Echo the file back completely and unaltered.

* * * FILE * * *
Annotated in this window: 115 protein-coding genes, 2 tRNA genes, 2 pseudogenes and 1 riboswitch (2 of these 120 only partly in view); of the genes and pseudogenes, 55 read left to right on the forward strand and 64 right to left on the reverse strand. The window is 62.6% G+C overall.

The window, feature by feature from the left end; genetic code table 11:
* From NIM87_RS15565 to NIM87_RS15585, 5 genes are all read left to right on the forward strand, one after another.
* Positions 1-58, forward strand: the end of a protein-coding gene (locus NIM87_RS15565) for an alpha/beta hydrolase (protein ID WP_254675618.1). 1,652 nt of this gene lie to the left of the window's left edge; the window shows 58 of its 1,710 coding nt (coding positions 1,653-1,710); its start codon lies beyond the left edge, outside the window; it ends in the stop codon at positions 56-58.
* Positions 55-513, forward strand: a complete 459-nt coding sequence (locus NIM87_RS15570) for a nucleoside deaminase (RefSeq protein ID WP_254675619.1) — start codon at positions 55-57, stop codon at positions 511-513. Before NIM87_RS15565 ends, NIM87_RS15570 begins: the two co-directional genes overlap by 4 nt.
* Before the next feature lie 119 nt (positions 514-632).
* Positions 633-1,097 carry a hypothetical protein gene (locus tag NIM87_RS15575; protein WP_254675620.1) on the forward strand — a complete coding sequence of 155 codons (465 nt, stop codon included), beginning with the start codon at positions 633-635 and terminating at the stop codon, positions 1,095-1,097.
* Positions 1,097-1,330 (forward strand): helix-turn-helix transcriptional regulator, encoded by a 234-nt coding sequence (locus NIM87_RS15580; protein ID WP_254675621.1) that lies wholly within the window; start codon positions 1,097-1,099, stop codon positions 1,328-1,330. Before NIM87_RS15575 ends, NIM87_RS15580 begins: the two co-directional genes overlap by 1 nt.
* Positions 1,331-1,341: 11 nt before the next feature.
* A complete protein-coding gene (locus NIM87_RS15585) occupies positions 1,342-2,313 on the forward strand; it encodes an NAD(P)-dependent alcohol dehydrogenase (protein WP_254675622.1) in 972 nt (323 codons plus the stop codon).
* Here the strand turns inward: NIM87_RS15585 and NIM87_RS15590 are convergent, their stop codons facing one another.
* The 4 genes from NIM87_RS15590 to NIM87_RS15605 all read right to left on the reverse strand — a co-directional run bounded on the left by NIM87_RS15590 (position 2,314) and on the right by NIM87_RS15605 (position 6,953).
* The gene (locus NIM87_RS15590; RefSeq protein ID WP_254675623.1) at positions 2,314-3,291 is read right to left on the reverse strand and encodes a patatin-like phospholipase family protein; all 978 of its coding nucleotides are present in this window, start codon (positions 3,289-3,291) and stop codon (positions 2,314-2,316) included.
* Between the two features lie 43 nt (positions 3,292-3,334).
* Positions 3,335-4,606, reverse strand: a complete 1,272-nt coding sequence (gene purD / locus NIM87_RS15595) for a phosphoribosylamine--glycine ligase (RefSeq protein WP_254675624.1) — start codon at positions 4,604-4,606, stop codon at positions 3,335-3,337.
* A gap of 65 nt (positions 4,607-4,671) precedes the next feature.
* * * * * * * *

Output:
Annotated in this window: 115 protein-coding genes, 2 tRNA genes, 2 pseudogenes and 1 riboswitch (2 of these 120 only partly in view); of the genes and pseudogenes, 55 read left to right on the forward strand and 64 right to left on the reverse strand. The window is 62.6% G+C overall.

The window, feature by feature from the left end; genetic code table 11:
* From NIM87_RS15565 to NIM87_RS15585, 5 genes are all read left to right on the forward strand, one after another.
* Positions 1-58, forward strand: the end of a protein-coding gene (locus NIM87_RS15565) for an alpha/beta hydrolase (protein ID WP_254675618.1). 1,652 nt of this gene lie to the left of the window's left edge; the window shows 58 of its 1,710 coding nt (coding positions 1,653-1,710); its start codon lies beyond the left edge, outside the window; it ends in the stop codon at positions 56-58.
* Positions 55-513, forward strand: a complete 459-nt coding sequence (locus NIM87_RS15570) for a nucleoside deaminase (RefSeq protein ID WP_254675619.1) — start codon at positions 55-57, stop codon at positions 511-513. Before NIM87_RS15565 ends, NIM87_RS15570 begins: the two co-directional genes overlap by 4 nt.
* Before the next feature lie 119 nt (positions 514-632).
* Positions 633-1,097 carry a hypothetical protein gene (locus tag NIM87_RS15575; protein WP_254675620.1) on the forward strand — a complete coding sequence of 155 codons (465 nt, stop codon included), beginning with the start codon at positions 633-635 and terminating at the stop codon, positions 1,095-1,097.
* Positions 1,097-1,330 (forward strand): helix-turn-helix transcriptional regulator, encoded by a 234-nt coding sequence (locus NIM87_RS15580; protein ID WP_254675621.1) that lies wholly within the window; start codon positions 1,097-1,099, stop codon positions 1,328-1,330. Before NIM87_RS15575 ends, NIM87_RS15580 begins: the two co-directional genes overlap by 1 nt.
* Positions 1,331-1,341: 11 nt before the next feature.
* A complete protein-coding gene (locus NIM87_RS15585) occupies positions 1,342-2,313 on the forward strand; it encodes an NAD(P)-dependent alcohol dehydrogenase (protein WP_254675622.1) in 972 nt (323 codons plus the stop codon).
* Here the strand turns inward: NIM87_RS15585 and NIM87_RS15590 are convergent, their stop codons facing one another.
* The 4 genes from NIM87_RS15590 to NIM87_RS15605 all read right to left on the reverse strand — a co-directional run bounded on the left by NIM87_RS15590 (position 2,314) and on the right by NIM87_RS15605 (position 6,953).
* The gene (locus NIM87_RS15590; RefSeq protein ID WP_254675623.1) at positions 2,314-3,291 is read right to left on the reverse strand and encodes a patatin-like phospholipase family protein; all 978 of its coding nucleotides are present in this window, start codon (positions 3,289-3,291) and stop codon (positions 2,314-2,316) included.
* Between the two features lie 43 nt (positions 3,292-3,334).
* Positions 3,335-4,606, reverse strand: a complete 1,272-nt coding sequence (gene purD / locus NIM87_RS15595) for a phosphoribosylamine--glycine ligase (RefSeq protein WP_254675624.1) — start codon at positions 4,604-4,606, stop codon at positions 3,335-3,337.
* A gap of 65 nt (positions 4,607-4,671) precedes the next feature.